Summer solstice, 2021
In our corner of the northern hemisphere, this week's solstice has brought amazingly long days—with first light at 3:26 am and last light at 11:06 pm. Everyone's talking about the weather and the beauty of nature. Canines, on the other hand, are less likely to turn their gaze upward in wonder.
Our dog is of a different spirit. A few days ago I was walking Darcy in the park, when a plane soared overhead. She went ballistic, springing up on hind legs—as if expecting to catch the Qatar Airways jet with her mouth and paws! My friends and I couldn't stop laughing.
Ever since puppyhood Darcy has noticed objects in the sky, even at great altitudes. But nothing gets her as riled up as thunder. Of course we can't observe what's going on in that massive, inquisitive head of hers, but I doubt she has special insight into the electrodynamics of thunder and lightning. After all, how much do even we understand the workings of nature? And if this is so, how much less can we fathom the mind of the Lord? The words of the prophet Isaiah are apropos:
“For my thoughts are not your thoughts,
neither are your ways my ways,”
declares the Lord.
“As the heavens are higher than the earth,
so are my ways higher than your ways
and my thoughts than your thoughts." (Isaiah 55:8-9)
Or consider the apostle Paul's exclamation:
Oh, the depth of the riches of the wisdom and knowledge of God!
How unsearchable his judgments,
and his paths beyond tracing out!
“Who has known the mind of the Lord?
Or who has been his counselor?” (Romans 11:33-34)
While we, unlike dogs, bear God's image and are trusted participants in his kingdom work, there is still a stupendous intellectual and moral gulf between Him and us. Surely this fact calls for a response of humility on our part.
We are not God. We are not Jesus. We aren't inspired apostles. Having the mind of Christ (1 Cor 2:16) doesn’t mean being "right" on everything, but striving for the attitude and wisdom of Jesus. Certainly there are many black-and-white truths in God's Word (like the Lordship of Christ and the church as his body), while others are less clear (the proper age for baptism, or how often the church should meet). Why is it that so many emphasise what Scripture barely touches on (like organised evangelism, or fundraisers), while under-emphasising what is repeatedly highlighted (like rejecting the world's values and seeking the character of Christ)? Historically speaking, we who are followers of our Lord are not so good at allowing for differences of opinion. We find ways to bind ours on others. If we determined to stress only what the Lord stressed, many of our disagreements would vanish overnight.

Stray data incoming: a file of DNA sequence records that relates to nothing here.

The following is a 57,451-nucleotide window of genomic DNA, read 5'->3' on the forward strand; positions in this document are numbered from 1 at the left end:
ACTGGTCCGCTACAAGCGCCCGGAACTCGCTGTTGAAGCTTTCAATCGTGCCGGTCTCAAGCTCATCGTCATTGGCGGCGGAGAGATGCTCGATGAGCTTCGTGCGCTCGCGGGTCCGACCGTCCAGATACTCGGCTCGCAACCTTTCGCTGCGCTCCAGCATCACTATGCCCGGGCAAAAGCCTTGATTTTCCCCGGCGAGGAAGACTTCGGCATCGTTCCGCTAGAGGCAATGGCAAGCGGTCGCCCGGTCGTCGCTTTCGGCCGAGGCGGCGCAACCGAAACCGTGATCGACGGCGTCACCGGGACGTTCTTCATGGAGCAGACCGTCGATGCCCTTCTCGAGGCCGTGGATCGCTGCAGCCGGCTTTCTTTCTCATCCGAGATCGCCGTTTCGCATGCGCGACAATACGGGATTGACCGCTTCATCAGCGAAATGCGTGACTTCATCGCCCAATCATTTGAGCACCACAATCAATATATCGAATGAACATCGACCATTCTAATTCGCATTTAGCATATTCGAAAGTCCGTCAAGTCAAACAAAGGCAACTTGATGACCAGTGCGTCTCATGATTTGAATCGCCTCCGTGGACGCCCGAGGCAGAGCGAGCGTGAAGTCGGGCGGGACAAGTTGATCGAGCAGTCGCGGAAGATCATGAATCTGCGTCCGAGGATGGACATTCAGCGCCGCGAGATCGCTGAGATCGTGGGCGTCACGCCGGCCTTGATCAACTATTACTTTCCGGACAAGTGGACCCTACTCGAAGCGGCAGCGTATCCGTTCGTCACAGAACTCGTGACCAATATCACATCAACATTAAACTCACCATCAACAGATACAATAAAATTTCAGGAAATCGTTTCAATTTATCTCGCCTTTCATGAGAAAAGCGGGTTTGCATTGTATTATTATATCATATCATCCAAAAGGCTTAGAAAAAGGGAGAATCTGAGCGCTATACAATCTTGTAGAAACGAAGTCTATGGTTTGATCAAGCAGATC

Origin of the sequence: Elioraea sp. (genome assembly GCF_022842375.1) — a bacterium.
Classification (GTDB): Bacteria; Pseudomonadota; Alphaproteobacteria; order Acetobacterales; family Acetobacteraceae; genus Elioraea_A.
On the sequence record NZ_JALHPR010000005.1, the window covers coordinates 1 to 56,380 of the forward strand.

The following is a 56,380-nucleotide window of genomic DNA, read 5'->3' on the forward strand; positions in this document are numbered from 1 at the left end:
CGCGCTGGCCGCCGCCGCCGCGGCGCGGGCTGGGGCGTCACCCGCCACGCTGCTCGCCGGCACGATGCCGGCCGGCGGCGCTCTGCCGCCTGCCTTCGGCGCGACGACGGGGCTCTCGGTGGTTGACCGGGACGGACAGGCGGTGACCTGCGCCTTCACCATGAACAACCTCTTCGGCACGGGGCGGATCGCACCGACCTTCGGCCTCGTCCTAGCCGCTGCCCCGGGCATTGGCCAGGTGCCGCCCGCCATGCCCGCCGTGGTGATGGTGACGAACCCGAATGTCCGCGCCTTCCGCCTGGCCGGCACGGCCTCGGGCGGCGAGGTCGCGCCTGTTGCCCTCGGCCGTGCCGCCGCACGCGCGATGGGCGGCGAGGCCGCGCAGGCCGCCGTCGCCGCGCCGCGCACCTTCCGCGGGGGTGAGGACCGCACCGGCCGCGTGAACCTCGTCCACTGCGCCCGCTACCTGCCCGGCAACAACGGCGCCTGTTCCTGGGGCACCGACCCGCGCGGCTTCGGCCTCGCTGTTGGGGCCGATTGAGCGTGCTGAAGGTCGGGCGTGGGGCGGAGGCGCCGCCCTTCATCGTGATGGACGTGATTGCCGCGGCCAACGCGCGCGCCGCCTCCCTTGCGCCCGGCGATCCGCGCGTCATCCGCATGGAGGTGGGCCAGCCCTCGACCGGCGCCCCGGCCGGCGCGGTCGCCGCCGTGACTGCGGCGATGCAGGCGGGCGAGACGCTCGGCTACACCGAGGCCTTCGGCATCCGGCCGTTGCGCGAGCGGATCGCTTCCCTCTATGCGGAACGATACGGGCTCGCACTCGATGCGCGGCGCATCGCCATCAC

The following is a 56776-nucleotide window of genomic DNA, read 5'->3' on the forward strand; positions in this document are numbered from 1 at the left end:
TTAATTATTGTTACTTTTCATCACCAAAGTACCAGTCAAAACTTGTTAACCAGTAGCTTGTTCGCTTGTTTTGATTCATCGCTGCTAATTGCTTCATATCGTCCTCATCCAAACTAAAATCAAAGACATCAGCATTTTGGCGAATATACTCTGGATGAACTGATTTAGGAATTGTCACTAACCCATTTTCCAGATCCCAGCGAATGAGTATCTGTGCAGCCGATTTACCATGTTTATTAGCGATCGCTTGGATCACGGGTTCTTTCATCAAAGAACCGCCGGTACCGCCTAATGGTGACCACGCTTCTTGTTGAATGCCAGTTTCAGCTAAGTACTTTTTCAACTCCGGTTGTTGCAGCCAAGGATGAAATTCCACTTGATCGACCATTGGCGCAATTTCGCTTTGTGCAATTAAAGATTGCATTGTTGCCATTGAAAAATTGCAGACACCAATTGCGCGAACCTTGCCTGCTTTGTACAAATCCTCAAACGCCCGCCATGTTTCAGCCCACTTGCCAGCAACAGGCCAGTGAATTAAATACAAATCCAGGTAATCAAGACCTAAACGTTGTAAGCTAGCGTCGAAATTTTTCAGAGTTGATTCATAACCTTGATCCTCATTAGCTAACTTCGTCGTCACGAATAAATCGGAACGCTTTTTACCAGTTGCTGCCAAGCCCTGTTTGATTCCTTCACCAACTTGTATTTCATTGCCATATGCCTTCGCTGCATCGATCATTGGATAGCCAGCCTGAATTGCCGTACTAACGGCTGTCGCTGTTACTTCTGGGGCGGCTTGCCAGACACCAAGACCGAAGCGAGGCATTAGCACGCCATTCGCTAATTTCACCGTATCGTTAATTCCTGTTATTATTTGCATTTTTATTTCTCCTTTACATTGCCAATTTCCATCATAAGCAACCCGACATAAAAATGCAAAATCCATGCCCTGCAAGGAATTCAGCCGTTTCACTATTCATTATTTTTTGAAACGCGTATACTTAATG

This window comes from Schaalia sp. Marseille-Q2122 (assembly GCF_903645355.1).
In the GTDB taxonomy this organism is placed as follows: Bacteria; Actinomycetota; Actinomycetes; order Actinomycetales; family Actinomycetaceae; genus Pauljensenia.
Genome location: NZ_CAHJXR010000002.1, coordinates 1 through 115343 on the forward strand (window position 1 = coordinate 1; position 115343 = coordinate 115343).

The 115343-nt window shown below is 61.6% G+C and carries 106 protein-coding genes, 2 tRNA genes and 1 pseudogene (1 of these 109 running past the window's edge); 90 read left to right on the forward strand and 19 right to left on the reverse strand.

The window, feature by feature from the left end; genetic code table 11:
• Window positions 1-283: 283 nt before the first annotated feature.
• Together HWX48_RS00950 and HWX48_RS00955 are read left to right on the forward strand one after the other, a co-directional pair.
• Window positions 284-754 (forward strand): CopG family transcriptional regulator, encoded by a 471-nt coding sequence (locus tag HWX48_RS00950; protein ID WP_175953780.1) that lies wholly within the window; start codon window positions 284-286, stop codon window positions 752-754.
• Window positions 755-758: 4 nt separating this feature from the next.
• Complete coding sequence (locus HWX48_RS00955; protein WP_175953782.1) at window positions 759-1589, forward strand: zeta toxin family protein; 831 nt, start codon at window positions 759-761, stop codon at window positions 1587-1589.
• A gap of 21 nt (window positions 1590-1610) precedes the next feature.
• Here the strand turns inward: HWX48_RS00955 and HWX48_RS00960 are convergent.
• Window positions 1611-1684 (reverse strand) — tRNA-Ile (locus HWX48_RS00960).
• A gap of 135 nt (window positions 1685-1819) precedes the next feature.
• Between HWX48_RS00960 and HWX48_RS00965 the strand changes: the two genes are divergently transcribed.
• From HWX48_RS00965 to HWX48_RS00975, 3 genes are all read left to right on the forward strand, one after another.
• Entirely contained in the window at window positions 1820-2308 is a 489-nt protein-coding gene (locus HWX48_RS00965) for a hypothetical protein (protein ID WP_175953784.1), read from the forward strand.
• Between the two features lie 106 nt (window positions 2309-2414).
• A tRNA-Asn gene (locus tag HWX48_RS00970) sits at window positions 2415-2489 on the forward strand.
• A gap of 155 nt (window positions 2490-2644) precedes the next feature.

Is anyone who teaches differently than me really a "false teacher"? In Scripture the labels of false teacher and false prophet seem to be reserved for those who make holiness optional, or undermine the sovereign lordship of Jesus Christ (Lam 2:11; 2 Pet 2:1-3). Not for those who honestly disagree. We hear a good deal about personal humility. What about doctrinalhumility?
Wrong thinking here is a major threat to Christian unity. It's too easy for those who need to be right to overpower (bully) those who think differently. (It isn't easy for me to write these words. I am one of those people who by nature values certainty, information, strategy, and control.) Unity isn't connection because we agree (although it may be so). Unity is connection even when we don't. Wouldn't the world sit up and notice if believers took the Lord's prayer in John 17 seriously?
Moreover, self-promotion (we alone have the inside track on God's will) is out of step with the spirit of Christ (Gal 5:22-23; 3 John 9; Matt 11:28-30). It is inappropriate to look down on fellow servants of Christ just because their views don't perfectly align with our own (Rom 14:4). After all, even we don't always agree with ourselves—we all change our minds from time to time. (If not, are we learning?)
Unity doesn't mean total alignment (uniformity), but love, respect, and connection. In most cities, our local congregation isn't the only game in town ("one church, one city" thinking). That exclusive, elitist attitude—as though it were in our power to tame the heavens, or put God in a box!—is no more educated than Darcy's thinking during her vertical lurches skywards. Our gaze may be turned upwards, and our most eloquent and emphatic proclamations may persuade some, but how much do we really comprehend? Who do we think we are?
We're barking at the thunder.